Now she sits on the sidelines watching as her activist supporters keep shouting, “He’s not my president,” disrupting town hall meetings and causing extensive property damage, as well as non-productive protests.

The Unions’ Deep Pockets

Unions today are not like those we grew up with.  Today, 52% of union members in the U.S. now work for a government agency and derive their money directly from your pocket.

Between 1989 and 2014, the top ten political contributing unions alone gave over $424 million of support almost all to Democratic candidates.

That’s just 10 of them!  And that’s what we know—loopholes put in place by members of Congress supported by these unions make it so that they don’t have to report these expenditures to the Federal Election Commission like the rest of us citizens do.

For comparisons sake, the “evil” Koch brothers you hear the left ramble on about have only given $18 million during that time.

And when you factor in unions forcing their members into political activities, the clout of these unions, often at the taxpayers’ expense, can be astronomical.

According to the Wall Street Journal’s large-scale investigation on this matter, the hours spent by union employees on political matters in 2010 (a midterm election) were equivalent to a shadow army much larger than President Obama’s entire 2012 re-election staff!

Appointment of Special Counsel

Between all the leaks, all the rumors, all the speculation and all the investigations, the appointment of former FBI Director Robert Mueller as special counsel to explore the Russian-Trump connection, if any, was a breath of fresh air.

Note he is a counsel, not a prosecutor.  His work will probably drag on for a year or two but hopefully it will allow Washington to get back to work and get something done.

By the way, if there was any “collusion,” what could they have colluded about?  It doesn’t make much sense.

Cats is Back

I noticed that Andrew Lloyd Weber’s outstanding musical Cats is back on Broadway.  If you had to read the T.S. Eliot “Possum Book of Practical Cats,” the musical is much more understandable and super enjoyable.

“Memory” from the show is the most haunting piece of music I have ever heard.  I was on the verge of tears every time I heard it.

In my opinion, Andrew Lloyd Weber was the creative musical genius of the last century.  His 13 musicals were an outstanding creation of a new genre in stage presentations.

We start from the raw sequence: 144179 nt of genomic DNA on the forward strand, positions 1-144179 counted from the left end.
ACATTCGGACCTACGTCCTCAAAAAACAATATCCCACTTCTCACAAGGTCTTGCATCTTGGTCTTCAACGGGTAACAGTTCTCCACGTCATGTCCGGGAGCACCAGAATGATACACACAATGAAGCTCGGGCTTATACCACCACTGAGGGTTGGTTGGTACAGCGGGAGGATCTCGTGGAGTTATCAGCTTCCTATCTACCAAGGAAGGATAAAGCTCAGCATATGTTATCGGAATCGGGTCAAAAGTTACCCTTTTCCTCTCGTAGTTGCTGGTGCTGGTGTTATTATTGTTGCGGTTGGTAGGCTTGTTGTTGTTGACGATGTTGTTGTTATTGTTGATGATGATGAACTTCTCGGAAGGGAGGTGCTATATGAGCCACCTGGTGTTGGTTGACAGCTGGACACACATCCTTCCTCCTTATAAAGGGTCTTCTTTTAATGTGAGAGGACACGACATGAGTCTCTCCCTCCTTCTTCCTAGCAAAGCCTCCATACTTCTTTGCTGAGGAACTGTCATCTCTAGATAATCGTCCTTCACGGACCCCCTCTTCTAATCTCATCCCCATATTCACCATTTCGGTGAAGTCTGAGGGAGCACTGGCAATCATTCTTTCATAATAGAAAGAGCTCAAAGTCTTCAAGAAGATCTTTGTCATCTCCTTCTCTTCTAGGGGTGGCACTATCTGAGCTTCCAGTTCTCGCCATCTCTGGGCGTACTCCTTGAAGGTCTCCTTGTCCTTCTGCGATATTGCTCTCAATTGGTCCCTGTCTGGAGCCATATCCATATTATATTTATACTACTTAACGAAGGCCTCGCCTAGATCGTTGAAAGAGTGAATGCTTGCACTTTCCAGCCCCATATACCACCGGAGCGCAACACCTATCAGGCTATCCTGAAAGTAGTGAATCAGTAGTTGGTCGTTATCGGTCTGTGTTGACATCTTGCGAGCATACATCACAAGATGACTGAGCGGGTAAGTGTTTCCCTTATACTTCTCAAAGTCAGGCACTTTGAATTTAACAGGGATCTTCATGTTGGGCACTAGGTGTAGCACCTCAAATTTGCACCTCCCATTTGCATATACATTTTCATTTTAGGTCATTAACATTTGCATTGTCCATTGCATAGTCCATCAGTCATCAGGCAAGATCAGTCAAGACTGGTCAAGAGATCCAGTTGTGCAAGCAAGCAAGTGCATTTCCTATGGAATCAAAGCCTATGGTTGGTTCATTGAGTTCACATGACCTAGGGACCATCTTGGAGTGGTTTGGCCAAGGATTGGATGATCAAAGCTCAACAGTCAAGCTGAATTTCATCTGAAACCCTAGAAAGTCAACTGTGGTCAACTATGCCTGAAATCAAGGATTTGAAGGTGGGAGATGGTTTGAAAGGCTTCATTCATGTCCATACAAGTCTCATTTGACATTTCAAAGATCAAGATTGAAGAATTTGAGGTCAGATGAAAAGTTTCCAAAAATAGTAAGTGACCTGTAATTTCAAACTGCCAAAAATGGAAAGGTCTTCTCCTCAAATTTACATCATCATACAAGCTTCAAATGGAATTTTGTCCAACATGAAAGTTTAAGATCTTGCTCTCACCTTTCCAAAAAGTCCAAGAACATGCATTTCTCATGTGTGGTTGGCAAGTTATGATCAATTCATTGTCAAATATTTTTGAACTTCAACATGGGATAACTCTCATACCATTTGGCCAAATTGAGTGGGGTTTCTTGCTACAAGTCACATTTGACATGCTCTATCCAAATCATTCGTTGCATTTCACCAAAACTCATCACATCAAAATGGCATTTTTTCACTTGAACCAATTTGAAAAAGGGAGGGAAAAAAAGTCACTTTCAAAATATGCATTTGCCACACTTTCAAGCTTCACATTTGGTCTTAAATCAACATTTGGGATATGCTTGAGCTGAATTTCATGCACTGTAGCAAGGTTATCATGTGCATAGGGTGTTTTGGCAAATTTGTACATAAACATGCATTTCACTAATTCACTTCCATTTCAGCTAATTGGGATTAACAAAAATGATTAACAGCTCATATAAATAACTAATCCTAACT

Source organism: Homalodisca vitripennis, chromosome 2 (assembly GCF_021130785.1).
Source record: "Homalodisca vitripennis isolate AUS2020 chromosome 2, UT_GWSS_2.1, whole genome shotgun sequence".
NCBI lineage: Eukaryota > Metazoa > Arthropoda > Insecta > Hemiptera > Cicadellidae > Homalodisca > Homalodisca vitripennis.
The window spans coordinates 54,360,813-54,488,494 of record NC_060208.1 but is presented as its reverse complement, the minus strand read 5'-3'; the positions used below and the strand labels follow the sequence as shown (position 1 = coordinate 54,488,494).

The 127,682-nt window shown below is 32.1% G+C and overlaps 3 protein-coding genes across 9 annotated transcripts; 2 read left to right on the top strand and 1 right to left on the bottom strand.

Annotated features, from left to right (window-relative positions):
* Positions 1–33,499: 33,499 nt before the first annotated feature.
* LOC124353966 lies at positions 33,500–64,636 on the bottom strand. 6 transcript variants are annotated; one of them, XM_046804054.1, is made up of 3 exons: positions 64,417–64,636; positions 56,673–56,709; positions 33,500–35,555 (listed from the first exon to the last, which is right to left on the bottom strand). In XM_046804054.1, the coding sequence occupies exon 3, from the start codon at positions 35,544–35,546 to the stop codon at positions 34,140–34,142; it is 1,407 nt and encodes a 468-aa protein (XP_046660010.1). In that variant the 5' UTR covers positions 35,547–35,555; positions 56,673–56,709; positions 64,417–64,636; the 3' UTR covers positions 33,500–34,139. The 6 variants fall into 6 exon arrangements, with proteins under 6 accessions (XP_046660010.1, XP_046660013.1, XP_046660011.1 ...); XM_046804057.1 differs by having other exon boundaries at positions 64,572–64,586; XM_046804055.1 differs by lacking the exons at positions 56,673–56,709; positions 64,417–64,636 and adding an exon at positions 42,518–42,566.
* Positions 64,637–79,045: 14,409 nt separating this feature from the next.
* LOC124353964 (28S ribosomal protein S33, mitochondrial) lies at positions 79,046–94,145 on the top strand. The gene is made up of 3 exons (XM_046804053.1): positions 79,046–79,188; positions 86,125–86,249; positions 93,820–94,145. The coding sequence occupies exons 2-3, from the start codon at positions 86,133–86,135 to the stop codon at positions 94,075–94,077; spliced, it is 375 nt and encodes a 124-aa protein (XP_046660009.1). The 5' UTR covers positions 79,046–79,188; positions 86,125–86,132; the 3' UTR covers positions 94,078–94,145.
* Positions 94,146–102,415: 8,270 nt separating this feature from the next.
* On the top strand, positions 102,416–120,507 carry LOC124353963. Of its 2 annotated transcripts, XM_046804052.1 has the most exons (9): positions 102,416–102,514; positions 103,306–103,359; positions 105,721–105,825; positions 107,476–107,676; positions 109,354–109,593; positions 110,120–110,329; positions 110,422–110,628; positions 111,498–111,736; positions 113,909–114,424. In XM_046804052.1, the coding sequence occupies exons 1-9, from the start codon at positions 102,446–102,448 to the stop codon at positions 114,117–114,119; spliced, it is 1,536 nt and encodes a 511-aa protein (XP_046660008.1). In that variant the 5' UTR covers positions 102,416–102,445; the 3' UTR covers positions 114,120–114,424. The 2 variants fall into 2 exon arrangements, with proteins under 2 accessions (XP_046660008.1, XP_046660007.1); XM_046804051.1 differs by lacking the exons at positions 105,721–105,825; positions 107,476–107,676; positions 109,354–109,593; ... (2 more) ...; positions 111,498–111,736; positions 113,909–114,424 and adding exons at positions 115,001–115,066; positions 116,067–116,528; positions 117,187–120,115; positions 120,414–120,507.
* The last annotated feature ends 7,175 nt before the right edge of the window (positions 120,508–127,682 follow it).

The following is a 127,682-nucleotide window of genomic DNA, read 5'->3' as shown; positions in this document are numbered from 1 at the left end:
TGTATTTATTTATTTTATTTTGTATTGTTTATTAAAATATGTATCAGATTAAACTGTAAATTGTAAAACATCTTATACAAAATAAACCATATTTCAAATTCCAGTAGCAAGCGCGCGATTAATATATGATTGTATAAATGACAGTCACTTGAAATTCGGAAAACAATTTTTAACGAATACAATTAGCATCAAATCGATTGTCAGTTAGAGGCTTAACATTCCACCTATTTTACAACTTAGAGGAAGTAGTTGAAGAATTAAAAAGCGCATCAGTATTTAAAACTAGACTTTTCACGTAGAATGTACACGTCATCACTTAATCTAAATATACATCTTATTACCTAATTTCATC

Evita was terrific; and the best of all was Phantom of the Opera, an intense, spirited and intriguing presentation of an old story.  The music carried me through all the twists and turns of a somewhat complex plot.

Weber supplanted Rodgers & Hammerstein as the king of Broadway musicals.

If He’d Only Leave Things Alone

The handling of the Comey firing by our president was handled about as badly as it could have been because he kept talking about it, adding new insults as he went.

One Standout

I’ve been impressed with Rex Tillerson, our Secretary of State, who in his own quiet, un-showboat way speaks well and seems to be working somewhat effectively to help rebuild some relations around the world.

As a successful executive with Exxon, he has demonstrated that some business experience can be transferred to effective government service.

The Cost of Misuse

The University of California looked into the misuse of funds by the chancellor at Berkeley.  The amount he misused was $4,990.  The cost of the investigation:  $57,672.

First Overseas Trip

President Trump’s recent visit to the three major religious centers in the world was exceptionally well conceived and well received by most pundits.

  1. His pleas to the 50 Arab leaders in Saudi Arabia to do more about terrorism for our common benefit instead of the usual lecture about their need to democratize and treat women better.
  2. The visit to the Western Wall in Jerusalem was a first for an American president.

The Paris Accord

It’s a mismatch of dreamy, unreachable goals, but since it was unenforceable, I’m not sure why President Trump had to withdraw from it; could have just let it die on the vine.

Disappointment Everywhere I Turn

As you’ve undoubtedly guessed, I’m very disappointed in our president’s somewhat neurotic behavior, but the disappointment spreads itself all around.

The Democrats have created a new brand of fiery activists who disrupt, disparage and trash everything in sight.

Then there’s the media.

A study by Harvard’s Kennedy School of Government analyzed the TV coverage in the first 100 days of our new administration:

  • CNN: 93% of the stories were negative
  • NBC: 93% of the stories were negative
  • CBS: 91%  of the stories were negative
  • Y. Times: 87% of the stories were negative
  • Washington Post: 83% of the stories were negative

The media is trying to destroy him.  The Russia thing is their lynchpin to try to prove he’s an illegitimate president.  So far, no real evidence.

THE WORLD SEEMS OFF ITS AXIS!

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RETIREMENT 101

If you’re thinking about retirement, or you’re already there, WELCOME to a new, exciting chapter in your life.  The music of your working life doesn’t stop when you retire, it just opens the door to play and hear different tunes.